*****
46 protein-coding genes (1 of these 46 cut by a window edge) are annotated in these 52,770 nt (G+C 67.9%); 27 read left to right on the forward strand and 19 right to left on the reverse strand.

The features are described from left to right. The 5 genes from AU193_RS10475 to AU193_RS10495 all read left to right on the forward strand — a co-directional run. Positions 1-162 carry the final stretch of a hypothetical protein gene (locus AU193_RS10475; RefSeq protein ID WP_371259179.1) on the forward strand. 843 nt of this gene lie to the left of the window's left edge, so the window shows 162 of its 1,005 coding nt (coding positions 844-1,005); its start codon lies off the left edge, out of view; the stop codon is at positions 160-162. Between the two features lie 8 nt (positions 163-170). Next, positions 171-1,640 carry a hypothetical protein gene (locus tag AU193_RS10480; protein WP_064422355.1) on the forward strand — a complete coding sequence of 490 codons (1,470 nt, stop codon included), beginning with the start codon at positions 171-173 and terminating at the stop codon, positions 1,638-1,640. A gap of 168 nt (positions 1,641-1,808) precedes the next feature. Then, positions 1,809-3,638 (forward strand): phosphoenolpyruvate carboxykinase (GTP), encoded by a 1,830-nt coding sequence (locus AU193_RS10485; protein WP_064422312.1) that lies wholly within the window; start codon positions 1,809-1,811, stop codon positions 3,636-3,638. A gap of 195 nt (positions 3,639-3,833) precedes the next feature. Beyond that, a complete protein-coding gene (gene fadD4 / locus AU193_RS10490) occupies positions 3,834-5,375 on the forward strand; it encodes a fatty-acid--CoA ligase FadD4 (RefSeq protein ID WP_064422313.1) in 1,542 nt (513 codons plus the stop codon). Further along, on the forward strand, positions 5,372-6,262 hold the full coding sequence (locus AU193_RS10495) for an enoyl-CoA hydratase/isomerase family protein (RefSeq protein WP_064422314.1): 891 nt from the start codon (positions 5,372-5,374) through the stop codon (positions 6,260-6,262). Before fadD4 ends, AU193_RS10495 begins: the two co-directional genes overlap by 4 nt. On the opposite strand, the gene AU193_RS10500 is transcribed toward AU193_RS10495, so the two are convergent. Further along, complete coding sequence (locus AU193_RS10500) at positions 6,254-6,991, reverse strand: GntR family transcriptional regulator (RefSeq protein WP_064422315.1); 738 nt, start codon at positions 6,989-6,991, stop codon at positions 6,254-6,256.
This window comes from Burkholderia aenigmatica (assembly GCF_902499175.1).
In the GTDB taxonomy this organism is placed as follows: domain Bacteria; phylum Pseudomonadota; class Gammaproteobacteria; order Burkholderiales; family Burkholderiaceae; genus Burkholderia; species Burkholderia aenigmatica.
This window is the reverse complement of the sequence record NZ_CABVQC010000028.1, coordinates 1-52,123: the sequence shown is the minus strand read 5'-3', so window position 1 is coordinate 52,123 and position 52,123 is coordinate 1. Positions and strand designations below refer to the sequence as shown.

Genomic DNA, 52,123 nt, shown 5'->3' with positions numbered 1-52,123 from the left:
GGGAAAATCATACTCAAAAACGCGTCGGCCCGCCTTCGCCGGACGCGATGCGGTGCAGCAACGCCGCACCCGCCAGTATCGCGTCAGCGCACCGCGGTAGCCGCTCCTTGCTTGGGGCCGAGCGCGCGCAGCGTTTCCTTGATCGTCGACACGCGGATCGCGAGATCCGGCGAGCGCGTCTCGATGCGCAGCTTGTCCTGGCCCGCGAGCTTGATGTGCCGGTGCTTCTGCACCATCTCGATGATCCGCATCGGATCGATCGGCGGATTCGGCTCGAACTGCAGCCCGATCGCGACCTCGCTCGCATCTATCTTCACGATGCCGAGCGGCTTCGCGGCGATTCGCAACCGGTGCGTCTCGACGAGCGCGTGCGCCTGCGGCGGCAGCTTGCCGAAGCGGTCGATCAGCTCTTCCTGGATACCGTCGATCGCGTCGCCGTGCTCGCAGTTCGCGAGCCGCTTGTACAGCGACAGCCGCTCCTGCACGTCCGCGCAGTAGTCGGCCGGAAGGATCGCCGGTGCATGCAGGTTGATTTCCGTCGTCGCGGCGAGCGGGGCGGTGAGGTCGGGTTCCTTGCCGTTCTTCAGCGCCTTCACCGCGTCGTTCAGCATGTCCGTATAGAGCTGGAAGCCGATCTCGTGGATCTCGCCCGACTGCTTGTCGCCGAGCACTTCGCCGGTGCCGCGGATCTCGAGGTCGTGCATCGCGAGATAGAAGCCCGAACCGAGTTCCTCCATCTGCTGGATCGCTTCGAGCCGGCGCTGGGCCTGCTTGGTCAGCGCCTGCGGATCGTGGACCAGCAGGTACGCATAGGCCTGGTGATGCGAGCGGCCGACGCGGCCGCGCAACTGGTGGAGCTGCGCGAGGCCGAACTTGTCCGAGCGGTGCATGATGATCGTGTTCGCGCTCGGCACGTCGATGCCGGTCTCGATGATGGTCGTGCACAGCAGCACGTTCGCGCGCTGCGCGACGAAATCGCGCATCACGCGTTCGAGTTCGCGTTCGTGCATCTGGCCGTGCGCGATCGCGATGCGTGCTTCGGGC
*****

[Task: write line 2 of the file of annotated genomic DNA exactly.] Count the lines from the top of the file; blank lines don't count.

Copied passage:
The features are described from left to right. The 5 genes from AU193_RS10475 to AU193_RS10495 all read left to right on the forward strand — a co-directional run. Positions 1-162 carry the final stretch of a hypothetical protein gene (locus AU193_RS10475; RefSeq protein ID WP_371259179.1) on the forward strand. 843 nt of this gene lie to the left of the window's left edge, so the window shows 162 of its 1,005 coding nt (coding positions 844-1,005); its start codon lies off the left edge, out of view; the stop codon is at positions 160-162. Between the two features lie 8 nt (positions 163-170). Next, positions 171-1,640 carry a hypothetical protein gene (locus tag AU193_RS10480; protein WP_064422355.1) on the forward strand — a complete coding sequence of 490 codons (1,470 nt, stop codon included), beginning with the start codon at positions 171-173 and terminating at the stop codon, positions 1,638-1,640. A gap of 168 nt (positions 1,641-1,808) precedes the next feature. Then, positions 1,809-3,638 (forward strand): phosphoenolpyruvate carboxykinase (GTP), encoded by a 1,830-nt coding sequence (locus AU193_RS10485; protein WP_064422312.1) that lies wholly within the window; start codon positions 1,809-1,811, stop codon positions 3,636-3,638. A gap of 195 nt (positions 3,639-3,833) precedes the next feature. Beyond that, a complete protein-coding gene (gene fadD4 / locus AU193_RS10490) occupies positions 3,834-5,375 on the forward strand; it encodes a fatty-acid--CoA ligase FadD4 (RefSeq protein ID WP_064422313.1) in 1,542 nt (513 codons plus the stop codon). Further along, on the forward strand, positions 5,372-6,262 hold the full coding sequence (locus AU193_RS10495) for an enoyl-CoA hydratase/isomerase family protein (RefSeq protein WP_064422314.1): 891 nt from the start codon (positions 5,372-5,374) through the stop codon (positions 6,260-6,262). Before fadD4 ends, AU193_RS10495 begins: the two co-directional genes overlap by 4 nt. On the opposite strand, the gene AU193_RS10500 is transcribed toward AU193_RS10495, so the two are convergent. Further along, complete coding sequence (locus AU193_RS10500) at positions 6,254-6,991, reverse strand: GntR family transcriptional regulator (RefSeq protein WP_064422315.1); 738 nt, start codon at positions 6,989-6,991, stop codon at positions 6,254-6,256.